Spoiler Alert: This blog post contains details from the February 25, 2015 episode of The Goldbergs
“Life moves pretty fast. If you don’t stop and look around once in a while, you could miss it.”
In a single word: Epic!
Adam F. Goldberg, sitcom’s connoisseur of the 1980s and leader of The Goldbergs, revived a treasured classic and booked the cameo of the year (plus Ben Stein…Ben Stein in the promo) in last night’s episode, “Barry Goldberg’s Day Off.” Expected a week earlier in the Two and a Half Men series finale, Charlie Sheen continued to fuel his feud with that show’s leader Chuck Lorre with tiger’s blood. Charlie declined a highly-anticipated return to his old show. Instead, Goldberg had the perfect timing and script for Sheen to make his prime time television return as the drug-addled addict character he played in Ferris Bueller’s Day Off (you almost can’t write this) and it was great. As a matter of fact, Goldberg revealed that Sheen pitched his final line and, for those who saw it, it was hilarious.
“It’s about time, I feel like I’ve been sittin’ here for 30 f”in years!”
This episode was a perfect homage to the ’80s masterpiece with countless shot-for-shot remakes, the iconic wardrobe, unforgettable quotes and original twists (and shouting) custom-fit for The Goldbergs. Every single character nailed their part. They were all so choice. The story was ultimately about Barry discovering his inner-Ferris Bueller, despite the reality of being a Cameron Frye. Truthfully, it’s the dilemma most of us face, especially in high school. This tribute episode was special because of the movie, its place in our hearts and minds and it was a nostalgic time travel (without a Ferrari, flying car or phone booth) back to a time when John Hughes was king.
Some would argue he still is.
Hughes’ storytelling and all too-real portrayals of teen life was impeccable. His films and characters continue to stand the test of time. Sitting on the edge of my seat with a smile a mile wide during the entire show, Goldberg wonderfully reminded us that the past is never too far away and that it really feels good to win (had to) with a rockin’ song in front of a raucous crowd.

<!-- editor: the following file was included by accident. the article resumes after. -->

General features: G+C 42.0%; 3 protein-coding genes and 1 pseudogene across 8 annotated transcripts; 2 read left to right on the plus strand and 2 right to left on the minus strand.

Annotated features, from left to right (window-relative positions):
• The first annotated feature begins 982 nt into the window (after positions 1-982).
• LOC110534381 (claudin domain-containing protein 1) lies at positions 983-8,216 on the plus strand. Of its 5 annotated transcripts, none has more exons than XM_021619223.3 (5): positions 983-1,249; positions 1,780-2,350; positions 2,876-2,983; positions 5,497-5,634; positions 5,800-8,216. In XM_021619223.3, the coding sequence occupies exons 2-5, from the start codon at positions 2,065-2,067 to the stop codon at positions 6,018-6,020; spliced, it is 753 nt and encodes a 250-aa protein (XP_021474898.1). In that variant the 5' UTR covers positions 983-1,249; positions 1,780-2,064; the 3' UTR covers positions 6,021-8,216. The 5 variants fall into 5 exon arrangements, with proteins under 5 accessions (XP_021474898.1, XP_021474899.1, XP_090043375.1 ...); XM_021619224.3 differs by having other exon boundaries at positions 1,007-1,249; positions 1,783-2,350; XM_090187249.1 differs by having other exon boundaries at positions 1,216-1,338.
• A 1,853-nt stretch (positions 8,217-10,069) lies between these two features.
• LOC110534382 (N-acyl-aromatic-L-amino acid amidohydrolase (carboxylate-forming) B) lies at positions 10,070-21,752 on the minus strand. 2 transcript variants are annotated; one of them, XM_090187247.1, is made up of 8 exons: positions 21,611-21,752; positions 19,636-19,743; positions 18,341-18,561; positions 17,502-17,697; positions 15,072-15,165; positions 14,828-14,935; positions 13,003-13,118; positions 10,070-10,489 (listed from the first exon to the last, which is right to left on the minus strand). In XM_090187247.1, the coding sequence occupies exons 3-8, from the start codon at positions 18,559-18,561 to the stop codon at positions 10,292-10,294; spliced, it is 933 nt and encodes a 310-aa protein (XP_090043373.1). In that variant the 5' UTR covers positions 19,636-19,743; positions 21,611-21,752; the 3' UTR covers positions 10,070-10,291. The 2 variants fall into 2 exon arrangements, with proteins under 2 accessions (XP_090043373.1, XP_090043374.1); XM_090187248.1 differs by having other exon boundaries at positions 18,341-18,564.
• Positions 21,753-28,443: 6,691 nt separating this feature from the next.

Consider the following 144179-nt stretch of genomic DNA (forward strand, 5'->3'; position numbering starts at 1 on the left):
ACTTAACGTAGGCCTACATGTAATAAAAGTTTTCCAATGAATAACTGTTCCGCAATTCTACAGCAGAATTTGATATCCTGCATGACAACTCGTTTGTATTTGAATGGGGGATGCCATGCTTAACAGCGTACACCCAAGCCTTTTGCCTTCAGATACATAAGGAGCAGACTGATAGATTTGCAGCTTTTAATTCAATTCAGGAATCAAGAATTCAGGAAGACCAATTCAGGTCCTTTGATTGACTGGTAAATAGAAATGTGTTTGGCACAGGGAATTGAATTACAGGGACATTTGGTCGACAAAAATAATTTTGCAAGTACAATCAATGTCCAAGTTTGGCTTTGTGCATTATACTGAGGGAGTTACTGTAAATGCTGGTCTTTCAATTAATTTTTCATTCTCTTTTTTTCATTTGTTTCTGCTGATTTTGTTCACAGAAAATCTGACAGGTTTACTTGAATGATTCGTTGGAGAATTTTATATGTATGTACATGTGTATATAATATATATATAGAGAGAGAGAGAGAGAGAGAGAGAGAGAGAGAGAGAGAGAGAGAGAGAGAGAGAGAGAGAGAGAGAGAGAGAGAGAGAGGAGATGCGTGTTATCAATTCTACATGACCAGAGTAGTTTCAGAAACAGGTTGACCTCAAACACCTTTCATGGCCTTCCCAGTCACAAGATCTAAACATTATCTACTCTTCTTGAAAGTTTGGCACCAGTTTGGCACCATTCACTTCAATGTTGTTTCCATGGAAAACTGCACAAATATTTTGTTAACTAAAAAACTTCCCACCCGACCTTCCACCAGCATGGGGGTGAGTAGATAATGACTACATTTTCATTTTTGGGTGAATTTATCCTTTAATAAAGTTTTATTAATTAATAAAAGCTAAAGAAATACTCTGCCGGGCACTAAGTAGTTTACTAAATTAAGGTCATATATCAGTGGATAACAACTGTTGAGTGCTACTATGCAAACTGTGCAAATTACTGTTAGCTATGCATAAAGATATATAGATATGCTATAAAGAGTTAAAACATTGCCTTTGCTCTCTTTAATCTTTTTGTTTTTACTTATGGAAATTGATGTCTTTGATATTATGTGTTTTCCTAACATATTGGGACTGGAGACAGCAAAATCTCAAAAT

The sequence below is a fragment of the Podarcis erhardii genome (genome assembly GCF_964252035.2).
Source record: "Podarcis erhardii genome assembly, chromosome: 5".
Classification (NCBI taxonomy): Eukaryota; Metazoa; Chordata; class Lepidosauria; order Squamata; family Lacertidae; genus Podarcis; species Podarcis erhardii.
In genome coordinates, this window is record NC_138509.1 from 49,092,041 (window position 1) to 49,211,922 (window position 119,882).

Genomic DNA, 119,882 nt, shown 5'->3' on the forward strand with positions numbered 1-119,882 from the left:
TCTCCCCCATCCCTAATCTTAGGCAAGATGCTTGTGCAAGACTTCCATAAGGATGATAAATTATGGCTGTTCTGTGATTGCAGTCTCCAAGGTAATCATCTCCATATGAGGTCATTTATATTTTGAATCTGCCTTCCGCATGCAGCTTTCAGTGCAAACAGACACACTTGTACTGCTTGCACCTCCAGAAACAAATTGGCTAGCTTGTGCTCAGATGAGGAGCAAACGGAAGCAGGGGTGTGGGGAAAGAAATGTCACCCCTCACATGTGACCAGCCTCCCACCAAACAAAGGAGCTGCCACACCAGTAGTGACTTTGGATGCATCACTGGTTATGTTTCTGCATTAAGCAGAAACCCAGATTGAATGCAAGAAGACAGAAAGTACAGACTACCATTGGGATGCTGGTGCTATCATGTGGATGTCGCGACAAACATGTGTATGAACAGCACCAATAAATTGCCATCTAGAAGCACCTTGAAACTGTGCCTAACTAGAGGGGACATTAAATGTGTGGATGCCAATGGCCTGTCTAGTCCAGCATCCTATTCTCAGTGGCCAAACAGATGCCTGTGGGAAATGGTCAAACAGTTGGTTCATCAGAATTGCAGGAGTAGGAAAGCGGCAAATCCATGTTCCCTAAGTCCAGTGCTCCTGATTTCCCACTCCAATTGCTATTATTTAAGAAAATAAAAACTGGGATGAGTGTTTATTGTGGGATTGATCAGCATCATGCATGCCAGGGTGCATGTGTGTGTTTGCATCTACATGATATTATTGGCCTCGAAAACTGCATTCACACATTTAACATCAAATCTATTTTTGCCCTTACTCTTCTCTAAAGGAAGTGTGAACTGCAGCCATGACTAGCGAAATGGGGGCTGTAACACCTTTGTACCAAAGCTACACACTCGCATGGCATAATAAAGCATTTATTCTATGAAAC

Life, in so many ways, is about moments. And each of us should have our own Ferris-inspired day off.
Adam F. Goldberg revealed at the end of the episode that he wanted to be the next John Hughes as a kid (note his childhood obsession with filming his uncensored family). In the modern television world, he’s as close as anybody. It’s always amazing to learn who or what motivates us at our most impressionable ages.
It’s clear that we will never forget the brilliant mind and vision of John Hughes.
P.S. I sent a tweet last night that read:
@TheGoldbergsABC is literally Epic!!! To quote myself, “I just believe in The Goldbergs” #FerrisBuellersDayOff
The second part of the message was an homage to a quote from the movie. It was commented on and re-tweeted. It even got “favorited” by a few people…including Adam F. Goldberg!
Oh yeah (chicka chicka)
Last night’s episode of The Big Bang Theory was the show’s first in 2014. It had its funny moments (not counting Sheldon’s definition wordplay) and its not so funny moments (Leonard and Penny). The writers and producers made certain not to debut 2014 lightly, but instead with a substantive episode interwoven with real life discussions and heartbreaks.
Will Penny make it as an actress after a decade of pursuing her dream?